I really encourage you to check out David’s post for photos and a great account of his visit to Wilderness State Park which is located on the northwest shore of the lower peninsula, to the west of the Mackinac Bridge. This is an adventure I really hope to take!!
View David’s photo background bigtacular and see more in his Wilderness State Park 2016 slideshow.
Ice Beast of the Frozen Tundra, photo by Mark Miller
As Michigan deals with the first winter storm of the season, it’s a good time to brush up on how Michigan’s lake effect snow machine works with a nice video (below) from mLive chief meteorologist Mark Torregrossa who writes:
The areas hit by lake effect are called snowbelts. Some parts of the snowbelts typically get much more snow than other parts. This is because some locations get lake effect from multiple wind directions. Good examples are in the heart of the northwest Lower Peninsula snowbelt. Mancelona and Gaylord get heavy lake effect with northwest, west and slightly southwest winds. Also, the Keweenaw Peninsula, sticking out into Lake Superior, can get lake effect snow from west winds to north winds to northeast winds. That’s why they often shovel over 200 inches of snow in Houghton, MI.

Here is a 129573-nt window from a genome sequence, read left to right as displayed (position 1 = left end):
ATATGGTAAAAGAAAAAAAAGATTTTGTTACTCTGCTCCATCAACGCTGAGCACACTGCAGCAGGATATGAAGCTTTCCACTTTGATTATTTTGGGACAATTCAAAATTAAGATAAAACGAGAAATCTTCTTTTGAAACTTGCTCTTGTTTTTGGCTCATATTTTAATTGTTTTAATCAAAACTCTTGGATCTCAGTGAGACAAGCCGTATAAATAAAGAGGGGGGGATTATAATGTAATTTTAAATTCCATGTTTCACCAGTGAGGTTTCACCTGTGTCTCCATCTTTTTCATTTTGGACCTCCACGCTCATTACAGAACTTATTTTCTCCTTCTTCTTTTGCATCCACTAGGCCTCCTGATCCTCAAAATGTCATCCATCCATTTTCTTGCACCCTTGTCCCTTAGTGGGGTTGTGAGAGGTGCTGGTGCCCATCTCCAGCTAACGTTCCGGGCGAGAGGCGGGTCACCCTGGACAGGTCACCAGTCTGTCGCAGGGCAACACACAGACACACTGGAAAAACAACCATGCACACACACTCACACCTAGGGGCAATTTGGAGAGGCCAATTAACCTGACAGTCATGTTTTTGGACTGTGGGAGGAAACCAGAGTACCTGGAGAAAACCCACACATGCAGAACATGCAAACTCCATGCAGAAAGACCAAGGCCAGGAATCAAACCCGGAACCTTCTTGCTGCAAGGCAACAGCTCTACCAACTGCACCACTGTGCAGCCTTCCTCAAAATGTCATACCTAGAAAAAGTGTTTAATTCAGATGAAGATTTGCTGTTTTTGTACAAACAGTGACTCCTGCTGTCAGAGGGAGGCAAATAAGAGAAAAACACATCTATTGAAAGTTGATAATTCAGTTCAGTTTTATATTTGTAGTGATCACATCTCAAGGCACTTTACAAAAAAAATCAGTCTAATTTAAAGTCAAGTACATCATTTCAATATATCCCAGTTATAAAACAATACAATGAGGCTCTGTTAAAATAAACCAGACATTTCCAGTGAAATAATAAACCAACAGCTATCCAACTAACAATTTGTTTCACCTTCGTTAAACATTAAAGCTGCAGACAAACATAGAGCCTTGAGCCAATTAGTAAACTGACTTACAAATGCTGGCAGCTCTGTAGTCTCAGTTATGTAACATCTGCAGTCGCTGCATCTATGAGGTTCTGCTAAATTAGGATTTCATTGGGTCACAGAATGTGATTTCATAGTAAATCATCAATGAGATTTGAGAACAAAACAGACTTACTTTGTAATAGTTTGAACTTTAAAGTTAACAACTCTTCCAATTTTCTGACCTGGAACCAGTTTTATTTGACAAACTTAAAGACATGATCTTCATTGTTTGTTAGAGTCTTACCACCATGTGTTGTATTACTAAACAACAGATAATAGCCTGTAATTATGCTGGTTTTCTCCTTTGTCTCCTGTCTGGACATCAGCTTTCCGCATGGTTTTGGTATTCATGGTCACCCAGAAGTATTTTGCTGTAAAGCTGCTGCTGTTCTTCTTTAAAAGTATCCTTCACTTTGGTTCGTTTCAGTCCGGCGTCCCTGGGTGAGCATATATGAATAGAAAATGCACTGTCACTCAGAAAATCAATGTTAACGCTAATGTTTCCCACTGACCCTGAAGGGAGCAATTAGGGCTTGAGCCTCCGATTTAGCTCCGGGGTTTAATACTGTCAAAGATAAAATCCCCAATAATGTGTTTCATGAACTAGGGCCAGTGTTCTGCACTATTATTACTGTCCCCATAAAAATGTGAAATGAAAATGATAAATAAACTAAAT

The opposite is true for Grand Rapids and to some extent, Traverse City. Grand Rapids needs a west to southwest wind for heavy lake effect. West winds are common in winter, but don’t tend to last for more than 12 hours. That’s why Grand Rapids often gets only 12 hours of heavy lake effect and a few inches of snow. The wind then veers to the northwest and areas around Holland and Allegan get buried. Downtown Traverse City has a hard time getting heavy lake effect also. Traverse City needs a north-northwest wind to straight north wind for the heaviest lake effect to move into downtown. That wind flow does happen, but it only lasts 24-48 hours a few times each winter.
Thanks to another Mark, Mark Miller, for today’s photo of the Ice Beast of the Frozen Tundra aka Major. View the photo bigger and see more in his “Major” slideshow.
Here’s Mark Torregrossa’s video: